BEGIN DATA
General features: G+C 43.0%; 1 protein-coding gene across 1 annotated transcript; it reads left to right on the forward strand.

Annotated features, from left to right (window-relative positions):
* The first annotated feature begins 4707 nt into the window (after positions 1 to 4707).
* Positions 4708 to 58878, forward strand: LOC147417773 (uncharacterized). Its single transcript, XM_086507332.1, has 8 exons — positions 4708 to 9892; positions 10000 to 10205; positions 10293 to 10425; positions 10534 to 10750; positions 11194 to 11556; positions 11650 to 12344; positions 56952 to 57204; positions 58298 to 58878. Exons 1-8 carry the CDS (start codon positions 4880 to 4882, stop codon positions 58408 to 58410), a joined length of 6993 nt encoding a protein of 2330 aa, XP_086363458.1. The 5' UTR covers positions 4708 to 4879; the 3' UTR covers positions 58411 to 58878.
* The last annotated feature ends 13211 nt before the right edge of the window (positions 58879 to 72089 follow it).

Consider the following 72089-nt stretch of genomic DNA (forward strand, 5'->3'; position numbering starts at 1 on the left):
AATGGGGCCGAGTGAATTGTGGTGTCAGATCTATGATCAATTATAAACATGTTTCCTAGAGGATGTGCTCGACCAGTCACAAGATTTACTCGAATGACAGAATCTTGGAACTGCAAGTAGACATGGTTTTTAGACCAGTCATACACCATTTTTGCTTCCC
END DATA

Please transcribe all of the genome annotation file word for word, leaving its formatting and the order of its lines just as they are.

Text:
General features: G+C 43.0%; 1 protein-coding gene across 1 annotated transcript; it reads left to right on the forward strand.

Annotated features, from left to right (window-relative positions):
* The first annotated feature begins 4707 nt into the window (after positions 1 to 4707).
* Positions 4708 to 58878, forward strand: LOC147417773 (uncharacterized). Its single transcript, XM_086507332.1, has 8 exons — positions 4708 to 9892; positions 10000 to 10205; positions 10293 to 10425; positions 10534 to 10750; positions 11194 to 11556; positions 11650 to 12344; positions 56952 to 57204; positions 58298 to 58878. Exons 1-8 carry the CDS (start codon positions 4880 to 4882, stop codon positions 58408 to 58410), a joined length of 6993 nt encoding a protein of 2330 aa, XP_086363458.1. The 5' UTR covers positions 4708 to 4879; the 3' UTR covers positions 58411 to 58878.
* The last annotated feature ends 13211 nt before the right edge of the window (positions 58879 to 72089 follow it).

Consider the following 72089-nt stretch of genomic DNA (forward strand, 5'->3'; position numbering starts at 1 on the left):
AATGGGGCCGAGTGAATTGTGGTGTCAGATCTATGATCAATTATAAACATGTTTCCTAGAGGATGTGCTCGACCAGTCACAAGATTTACTCGAATGACAGAATCTTGGAACTGCAAGTAGACATGGTTTTTAGACCAGTCATACACCATTTTTGCTTCCC